‘Disgrace’ to delay debate on new electricity charges

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A STATES backbencher has criticised the Council of Ministers for delaying her proposition on whether to block new electricity stand-by charges and provide more support for renewable energy.

Jersey Electricity wants to charge businesses that use their own electricity generators, such as solar panels

The proposal, lodged by Deputy Carolyn Labey, was deferred until the new year after Jersey Electricity agreed to delay bringing the fees into force.

The Deputy was calling for CICRA to oversee the activities of Jersey Electricity, which she says has a ‘monopoly’ on power generation.

However, Treasury Minister Alan Maclean, who acts as the shareholder representative of JE on behalf of the public, said that the debate should be deferred to allow further research to be carried out with a fuller review being brought back to the States in the coming months.

In the States, Deputy Labey said: ‘Nobody has put renewable energy on the agenda, with the exception of the Environment Minister [Steve Luce].

‘I am angry that the Council of Ministers behave like this every time a backbencher brings something forward.’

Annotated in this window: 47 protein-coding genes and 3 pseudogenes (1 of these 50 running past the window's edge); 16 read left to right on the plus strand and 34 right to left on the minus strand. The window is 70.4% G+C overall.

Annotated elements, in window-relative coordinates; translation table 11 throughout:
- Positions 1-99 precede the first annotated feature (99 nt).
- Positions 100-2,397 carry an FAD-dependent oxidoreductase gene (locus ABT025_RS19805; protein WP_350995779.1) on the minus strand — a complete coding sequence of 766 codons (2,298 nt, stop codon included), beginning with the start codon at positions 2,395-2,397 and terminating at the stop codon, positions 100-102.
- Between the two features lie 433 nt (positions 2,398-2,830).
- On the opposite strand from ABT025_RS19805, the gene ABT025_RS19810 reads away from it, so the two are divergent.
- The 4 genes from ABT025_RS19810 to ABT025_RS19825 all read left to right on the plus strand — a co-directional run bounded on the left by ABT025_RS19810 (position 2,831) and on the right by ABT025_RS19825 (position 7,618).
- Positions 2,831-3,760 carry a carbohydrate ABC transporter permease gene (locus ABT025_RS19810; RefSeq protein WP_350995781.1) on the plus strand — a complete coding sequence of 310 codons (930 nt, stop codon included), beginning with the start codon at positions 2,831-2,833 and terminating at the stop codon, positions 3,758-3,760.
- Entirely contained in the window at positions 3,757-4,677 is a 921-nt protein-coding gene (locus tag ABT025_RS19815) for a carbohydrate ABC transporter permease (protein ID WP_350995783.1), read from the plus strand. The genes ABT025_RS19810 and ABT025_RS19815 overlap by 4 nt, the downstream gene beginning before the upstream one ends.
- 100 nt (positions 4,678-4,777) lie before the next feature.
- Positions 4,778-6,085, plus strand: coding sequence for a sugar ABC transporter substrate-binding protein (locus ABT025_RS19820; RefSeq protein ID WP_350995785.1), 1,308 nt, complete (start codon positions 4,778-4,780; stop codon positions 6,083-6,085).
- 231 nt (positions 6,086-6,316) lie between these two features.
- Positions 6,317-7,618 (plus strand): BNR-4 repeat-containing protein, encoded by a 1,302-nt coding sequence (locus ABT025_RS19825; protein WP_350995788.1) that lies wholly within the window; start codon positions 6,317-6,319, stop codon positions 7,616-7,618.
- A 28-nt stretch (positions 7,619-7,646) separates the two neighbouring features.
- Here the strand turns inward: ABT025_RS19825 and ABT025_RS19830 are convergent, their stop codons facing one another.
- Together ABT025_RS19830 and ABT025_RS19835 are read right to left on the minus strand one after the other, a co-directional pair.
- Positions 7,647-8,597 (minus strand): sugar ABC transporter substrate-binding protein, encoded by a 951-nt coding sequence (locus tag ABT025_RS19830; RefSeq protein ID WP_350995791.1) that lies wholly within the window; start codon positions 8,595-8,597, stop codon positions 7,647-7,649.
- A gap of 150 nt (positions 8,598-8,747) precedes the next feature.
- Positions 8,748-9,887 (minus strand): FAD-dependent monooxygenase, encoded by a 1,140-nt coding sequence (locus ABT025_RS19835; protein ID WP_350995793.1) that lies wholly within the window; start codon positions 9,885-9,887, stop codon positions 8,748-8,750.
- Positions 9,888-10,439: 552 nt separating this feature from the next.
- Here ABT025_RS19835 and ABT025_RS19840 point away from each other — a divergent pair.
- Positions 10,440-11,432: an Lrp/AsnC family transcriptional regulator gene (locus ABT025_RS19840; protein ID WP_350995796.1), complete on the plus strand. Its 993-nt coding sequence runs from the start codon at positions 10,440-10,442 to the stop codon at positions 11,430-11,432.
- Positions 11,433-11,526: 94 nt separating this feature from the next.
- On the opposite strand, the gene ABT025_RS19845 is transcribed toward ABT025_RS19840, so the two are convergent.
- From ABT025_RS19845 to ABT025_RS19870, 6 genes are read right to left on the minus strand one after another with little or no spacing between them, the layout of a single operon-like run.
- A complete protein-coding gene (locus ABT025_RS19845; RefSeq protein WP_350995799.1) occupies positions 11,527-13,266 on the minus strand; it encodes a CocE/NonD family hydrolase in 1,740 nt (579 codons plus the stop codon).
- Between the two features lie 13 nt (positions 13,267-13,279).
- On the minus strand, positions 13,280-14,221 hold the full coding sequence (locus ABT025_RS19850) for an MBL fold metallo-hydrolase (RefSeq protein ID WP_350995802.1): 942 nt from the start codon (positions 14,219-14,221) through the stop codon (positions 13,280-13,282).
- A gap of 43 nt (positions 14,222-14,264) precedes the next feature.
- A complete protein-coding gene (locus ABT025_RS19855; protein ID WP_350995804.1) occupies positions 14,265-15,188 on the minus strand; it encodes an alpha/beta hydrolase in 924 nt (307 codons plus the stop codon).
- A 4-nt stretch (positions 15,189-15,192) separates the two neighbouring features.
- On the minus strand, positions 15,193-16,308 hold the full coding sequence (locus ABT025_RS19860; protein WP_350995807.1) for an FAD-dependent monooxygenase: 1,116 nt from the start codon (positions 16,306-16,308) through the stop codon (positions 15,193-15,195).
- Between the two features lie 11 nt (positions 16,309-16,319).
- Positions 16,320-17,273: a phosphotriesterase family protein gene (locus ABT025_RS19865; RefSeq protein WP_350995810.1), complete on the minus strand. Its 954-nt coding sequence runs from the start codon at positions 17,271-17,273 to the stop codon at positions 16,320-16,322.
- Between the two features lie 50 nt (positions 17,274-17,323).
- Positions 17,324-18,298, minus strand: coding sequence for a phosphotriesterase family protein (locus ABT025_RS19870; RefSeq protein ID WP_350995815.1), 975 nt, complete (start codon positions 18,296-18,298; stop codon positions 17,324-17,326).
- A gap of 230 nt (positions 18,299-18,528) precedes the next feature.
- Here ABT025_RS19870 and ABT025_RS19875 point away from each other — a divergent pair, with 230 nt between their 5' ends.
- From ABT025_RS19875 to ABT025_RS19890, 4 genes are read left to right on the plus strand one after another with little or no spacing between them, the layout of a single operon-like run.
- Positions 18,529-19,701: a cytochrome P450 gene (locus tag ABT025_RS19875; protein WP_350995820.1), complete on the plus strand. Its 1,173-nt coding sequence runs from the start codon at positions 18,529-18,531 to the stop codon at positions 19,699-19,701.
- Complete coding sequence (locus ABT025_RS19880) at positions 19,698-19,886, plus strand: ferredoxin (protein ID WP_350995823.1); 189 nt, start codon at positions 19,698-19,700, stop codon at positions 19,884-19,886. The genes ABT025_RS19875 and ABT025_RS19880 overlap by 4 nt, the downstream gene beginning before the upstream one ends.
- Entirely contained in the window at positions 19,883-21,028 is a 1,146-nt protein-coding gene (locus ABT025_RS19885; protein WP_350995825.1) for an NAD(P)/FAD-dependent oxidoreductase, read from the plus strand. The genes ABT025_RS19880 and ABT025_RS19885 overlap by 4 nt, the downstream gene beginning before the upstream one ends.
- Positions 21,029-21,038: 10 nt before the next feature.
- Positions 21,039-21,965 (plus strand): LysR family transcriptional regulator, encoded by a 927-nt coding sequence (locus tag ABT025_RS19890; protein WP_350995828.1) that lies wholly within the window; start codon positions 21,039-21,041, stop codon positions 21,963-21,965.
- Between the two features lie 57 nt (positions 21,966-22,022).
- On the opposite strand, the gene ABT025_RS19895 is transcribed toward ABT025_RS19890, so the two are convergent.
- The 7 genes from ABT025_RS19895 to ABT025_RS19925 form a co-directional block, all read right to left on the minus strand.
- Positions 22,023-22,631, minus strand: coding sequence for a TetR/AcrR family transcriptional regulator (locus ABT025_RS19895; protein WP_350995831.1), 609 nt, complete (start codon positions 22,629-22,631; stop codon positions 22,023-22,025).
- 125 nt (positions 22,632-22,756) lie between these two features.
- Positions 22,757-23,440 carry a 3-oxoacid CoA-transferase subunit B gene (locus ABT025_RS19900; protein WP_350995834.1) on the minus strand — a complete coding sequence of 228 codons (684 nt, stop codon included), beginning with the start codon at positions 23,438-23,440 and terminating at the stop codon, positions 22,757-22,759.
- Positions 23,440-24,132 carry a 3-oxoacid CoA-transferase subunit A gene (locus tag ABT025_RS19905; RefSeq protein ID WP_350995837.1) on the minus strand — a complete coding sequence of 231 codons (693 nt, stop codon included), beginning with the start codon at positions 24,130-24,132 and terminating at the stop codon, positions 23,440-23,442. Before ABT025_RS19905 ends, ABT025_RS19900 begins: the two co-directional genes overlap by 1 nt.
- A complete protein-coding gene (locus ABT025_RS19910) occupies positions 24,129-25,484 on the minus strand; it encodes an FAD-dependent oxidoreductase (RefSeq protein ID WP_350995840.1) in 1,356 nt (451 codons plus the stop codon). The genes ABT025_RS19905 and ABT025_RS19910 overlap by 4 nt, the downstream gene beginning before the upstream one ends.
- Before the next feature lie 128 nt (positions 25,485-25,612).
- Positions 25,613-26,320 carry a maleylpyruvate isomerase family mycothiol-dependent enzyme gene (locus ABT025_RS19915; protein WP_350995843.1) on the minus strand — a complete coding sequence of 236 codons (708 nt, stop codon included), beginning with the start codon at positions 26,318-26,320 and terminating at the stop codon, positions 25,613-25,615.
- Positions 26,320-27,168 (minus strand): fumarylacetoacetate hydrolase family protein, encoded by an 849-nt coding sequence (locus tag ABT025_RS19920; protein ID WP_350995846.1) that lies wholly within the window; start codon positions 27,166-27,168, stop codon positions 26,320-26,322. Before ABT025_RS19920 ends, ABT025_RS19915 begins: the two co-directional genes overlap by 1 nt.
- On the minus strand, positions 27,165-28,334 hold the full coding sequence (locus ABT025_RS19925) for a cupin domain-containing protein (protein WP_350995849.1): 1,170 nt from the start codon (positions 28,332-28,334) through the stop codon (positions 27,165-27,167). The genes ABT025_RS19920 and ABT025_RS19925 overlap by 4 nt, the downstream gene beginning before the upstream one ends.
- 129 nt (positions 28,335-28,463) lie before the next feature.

She later tweeted that the decision to delay was an ‘absolute disgrace’ and added ‘what are the COM afraid of? Why can’t well-researched and prepared States Members bring forward propositions?’.

Under Deputy Labey’s proposals Jersey Electricity’s plans to charge businesses that use their own electricity generators, such as solar panels and wind turbines, would be scrapped.

She argues that introducing those charges would hamper the development of renewable energy technology.


The charges were originally due to come into force next month, but the company have agreed to delay them until March 2018.

In her proposition, Deputy Labey also requested Economic Development Minister Lyndon Farnham to table an action plan by 31 March 2018 on how he intends to ‘exploit and facilitate’ the development of the renewable energy sector.

And she calls for Jersey’s electricity laws, which date back to 1937, to be updated in order to open up the debate on renewable energy sources.

Senator Maclean, who proposed the deferral of the debate, said: ‘This is a matter that is extremely complex. There are some very important issues in this proposition – issues we are taking seriously.


‘A review will be undertaken into the standby charge.’

However, Deputy Labey said that there was no reason that the debate could not be taken in this week’s States sitting and it should not be delayed.

Senator Philip Ozouf said that the Deputy had already ‘won a battle’ by forcing JE to delay the charge and that she ‘will win the war’, but only if the proposition is delayed for further research and reviews to be carried out.

The proposition is now due to be debated in January.

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